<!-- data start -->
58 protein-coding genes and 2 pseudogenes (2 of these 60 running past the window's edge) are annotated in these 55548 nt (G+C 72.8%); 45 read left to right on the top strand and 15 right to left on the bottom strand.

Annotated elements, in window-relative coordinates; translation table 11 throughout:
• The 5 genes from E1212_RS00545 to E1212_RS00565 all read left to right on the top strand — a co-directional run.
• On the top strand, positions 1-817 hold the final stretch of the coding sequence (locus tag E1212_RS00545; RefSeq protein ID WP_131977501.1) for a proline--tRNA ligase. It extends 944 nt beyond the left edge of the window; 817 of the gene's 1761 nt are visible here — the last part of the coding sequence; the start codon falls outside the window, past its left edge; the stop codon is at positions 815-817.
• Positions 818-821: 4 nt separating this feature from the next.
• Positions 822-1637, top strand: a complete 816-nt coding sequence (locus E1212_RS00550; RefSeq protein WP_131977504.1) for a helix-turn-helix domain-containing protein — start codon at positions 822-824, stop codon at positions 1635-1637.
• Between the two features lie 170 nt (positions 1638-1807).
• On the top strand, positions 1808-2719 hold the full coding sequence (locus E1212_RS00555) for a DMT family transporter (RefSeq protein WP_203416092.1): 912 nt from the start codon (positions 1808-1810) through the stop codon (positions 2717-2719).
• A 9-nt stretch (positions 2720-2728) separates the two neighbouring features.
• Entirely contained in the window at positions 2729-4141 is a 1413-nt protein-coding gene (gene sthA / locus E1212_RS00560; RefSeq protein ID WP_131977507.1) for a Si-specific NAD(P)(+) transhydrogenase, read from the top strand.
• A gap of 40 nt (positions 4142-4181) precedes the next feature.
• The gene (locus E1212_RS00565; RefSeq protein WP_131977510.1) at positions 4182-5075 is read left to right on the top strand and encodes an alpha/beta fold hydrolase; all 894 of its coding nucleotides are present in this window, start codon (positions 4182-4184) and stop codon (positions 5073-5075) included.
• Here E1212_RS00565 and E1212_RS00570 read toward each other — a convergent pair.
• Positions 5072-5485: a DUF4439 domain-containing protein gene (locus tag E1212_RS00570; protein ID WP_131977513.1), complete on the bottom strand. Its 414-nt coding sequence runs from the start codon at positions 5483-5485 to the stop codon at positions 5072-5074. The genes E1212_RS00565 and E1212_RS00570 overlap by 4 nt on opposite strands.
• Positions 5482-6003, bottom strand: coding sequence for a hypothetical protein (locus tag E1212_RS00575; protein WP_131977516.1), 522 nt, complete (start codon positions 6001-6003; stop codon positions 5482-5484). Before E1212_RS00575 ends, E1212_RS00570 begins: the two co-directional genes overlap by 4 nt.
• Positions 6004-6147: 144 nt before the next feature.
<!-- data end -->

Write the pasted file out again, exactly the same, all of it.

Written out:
58 protein-coding genes and 2 pseudogenes (2 of these 60 running past the window's edge) are annotated in these 55548 nt (G+C 72.8%); 45 read left to right on the top strand and 15 right to left on the bottom strand.

Annotated elements, in window-relative coordinates; translation table 11 throughout:
• The 5 genes from E1212_RS00545 to E1212_RS00565 all read left to right on the top strand — a co-directional run.
• On the top strand, positions 1-817 hold the final stretch of the coding sequence (locus tag E1212_RS00545; RefSeq protein ID WP_131977501.1) for a proline--tRNA ligase. It extends 944 nt beyond the left edge of the window; 817 of the gene's 1761 nt are visible here — the last part of the coding sequence; the start codon falls outside the window, past its left edge; the stop codon is at positions 815-817.
• Positions 818-821: 4 nt separating this feature from the next.
• Positions 822-1637, top strand: a complete 816-nt coding sequence (locus E1212_RS00550; RefSeq protein WP_131977504.1) for a helix-turn-helix domain-containing protein — start codon at positions 822-824, stop codon at positions 1635-1637.
• Between the two features lie 170 nt (positions 1638-1807).
• On the top strand, positions 1808-2719 hold the full coding sequence (locus E1212_RS00555) for a DMT family transporter (RefSeq protein WP_203416092.1): 912 nt from the start codon (positions 1808-1810) through the stop codon (positions 2717-2719).
• A 9-nt stretch (positions 2720-2728) separates the two neighbouring features.
• Entirely contained in the window at positions 2729-4141 is a 1413-nt protein-coding gene (gene sthA / locus E1212_RS00560; RefSeq protein ID WP_131977507.1) for a Si-specific NAD(P)(+) transhydrogenase, read from the top strand.
• A gap of 40 nt (positions 4142-4181) precedes the next feature.
• The gene (locus E1212_RS00565; RefSeq protein WP_131977510.1) at positions 4182-5075 is read left to right on the top strand and encodes an alpha/beta fold hydrolase; all 894 of its coding nucleotides are present in this window, start codon (positions 4182-4184) and stop codon (positions 5073-5075) included.
• Here E1212_RS00565 and E1212_RS00570 read toward each other — a convergent pair.
• Positions 5072-5485: a DUF4439 domain-containing protein gene (locus tag E1212_RS00570; protein ID WP_131977513.1), complete on the bottom strand. Its 414-nt coding sequence runs from the start codon at positions 5483-5485 to the stop codon at positions 5072-5074. The genes E1212_RS00565 and E1212_RS00570 overlap by 4 nt on opposite strands.
• Positions 5482-6003, bottom strand: coding sequence for a hypothetical protein (locus tag E1212_RS00575; protein WP_131977516.1), 522 nt, complete (start codon positions 6001-6003; stop codon positions 5482-5484). Before E1212_RS00575 ends, E1212_RS00570 begins: the two co-directional genes overlap by 4 nt.
• Positions 6004-6147: 144 nt before the next feature.